Discovering knowledge from big multivariate data, recorded every days, requires specialized machine learning techniques.
This book presents an easy to use practical guide in R to compute the most popular machine learning methods for exploring data sets, as well as, for building predictive models.
The main parts of the book include:
Unsupervised learning methods, to explore and discover knowledge from a large multivariate data set using clustering and principal component methods. You will learn hierarchical clustering, k-means, principal component analysis and correspondence analysis methods.
Regression analysis, to predict a quantitative outcome value using linear regression and non-linear regression strategies.
Classification techniques, to predict a qualitative outcome value using logistic regression, discriminant analysis, naive bayes classifier and support vector machines.
Advanced machine learning methods, to build robust regression and classification models using k-nearest neighbors methods, decision tree models, ensemble methods (bagging, random forest and boosting).
Model selection methods, to select automatically the best combination of predictor variables for building an optimal predictive model. These include, best subsets selection methods, stepwise regression and penalized regression (ridge, lasso and elastic net regression models). We also present principal component-based regression methods, which are useful when the data contain multiple correlated predictor variables.
Model validation and evaluation techniques for measuring the performance of a predictive model.
Model diagnostics for detecting and fixing a potential problems in a predictive model.
The book presents the basic principles of these tasks and provide many examples in R. This book offers solid guidance in data mining for students and researchers.
Key features:
At the end of each chapter, we present R lab sections in which we systematically work through applications of the various methods discussed in that chapter.
Where to find the book?:
Although there are several good books on principal component methods (PCMs) and related topics, we felt that many of them are either too theoretical or too advanced.
This book provides a solid practical guidance to summarize, visualize and interpret the most important information in a large multivariate data sets, using principal component methods in R.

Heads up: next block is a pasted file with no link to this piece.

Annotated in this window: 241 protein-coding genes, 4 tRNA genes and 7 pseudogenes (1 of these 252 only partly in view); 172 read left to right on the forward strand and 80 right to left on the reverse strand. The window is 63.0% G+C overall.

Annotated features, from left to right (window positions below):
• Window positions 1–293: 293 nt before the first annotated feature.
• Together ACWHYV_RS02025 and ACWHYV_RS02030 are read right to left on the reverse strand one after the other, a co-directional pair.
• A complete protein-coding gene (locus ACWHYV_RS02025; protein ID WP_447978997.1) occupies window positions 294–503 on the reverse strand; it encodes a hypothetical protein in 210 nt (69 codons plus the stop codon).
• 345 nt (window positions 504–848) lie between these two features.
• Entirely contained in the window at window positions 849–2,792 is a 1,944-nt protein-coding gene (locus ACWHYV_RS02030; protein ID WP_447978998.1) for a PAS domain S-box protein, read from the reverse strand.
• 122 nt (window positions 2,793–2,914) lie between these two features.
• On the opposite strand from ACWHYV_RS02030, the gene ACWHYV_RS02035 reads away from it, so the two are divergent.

Where to find the book:
The following figure illustrates the type of analysis to be performed depending on the type of variables contained in the data set.
There are a number of R packages implementing principal component methods. These packages include: FactoMineR, ade4, stats, ca, MASS and ExPosition.
However, the result is presented differently depending on the used package.
To help in the interpretation and in the visualization of multivariate analysis - such as cluster analysis and principal component methods - we developed an easy-to-use R package named factoextra (official online documentation: http://www.sthda.com/english/rpkgs/factoextra).
No matter which package you decide to use for computing principal component methods, the factoextra R package can help to extract easily, in a human readable data format, the analysis results from the different packages mentioned above. factoextra provides also convenient solutions to create ggplot2-based beautiful graphs.
Methods, which outputs can be visualized using the factoextra package are shown in the figure below:
In this book, we’ll use mainly:
The other packages - ade4, ExPosition, etc - will be also presented briefly.
This book contains 4 parts.
Part I provides a quick introduction to R and presents the key features of FactoMineR and factoextra.
Part II describes classical principal component methods to analyze data sets containing, predominantly, either continuous or categorical variables. These methods include:
In Part III, you’ll learn advanced methods for analyzing a data set containing a mix of variables (continuous and categorical) structured or not into groups:
Part IV covers hierarchical clustering on principal components (HCPC), which is useful for performing clustering with a data set containing only categorical variables or with a mixed data of categorical and continuous variables
This book presents the basic principles of the different methods and provide many examples in R. This book offers solid guidance in data mining for students and researchers.
Key features:
At the end of each chapter, we present R lab sections in which we systematically work through applications of the various methods discussed in that chapter. Additionally, we provide links to other resources and to our hand-curated list of videos on principal component methods for further learning.
Some examples of plots generated in this book are shown hereafter. You’ll learn how to create, customize and interpret these plots.
Download the preview of the book at: Principal Component Methods in R (Book preview)
Author: Paul Teetor
Author: Winston Chang
Author: Aurélien Géron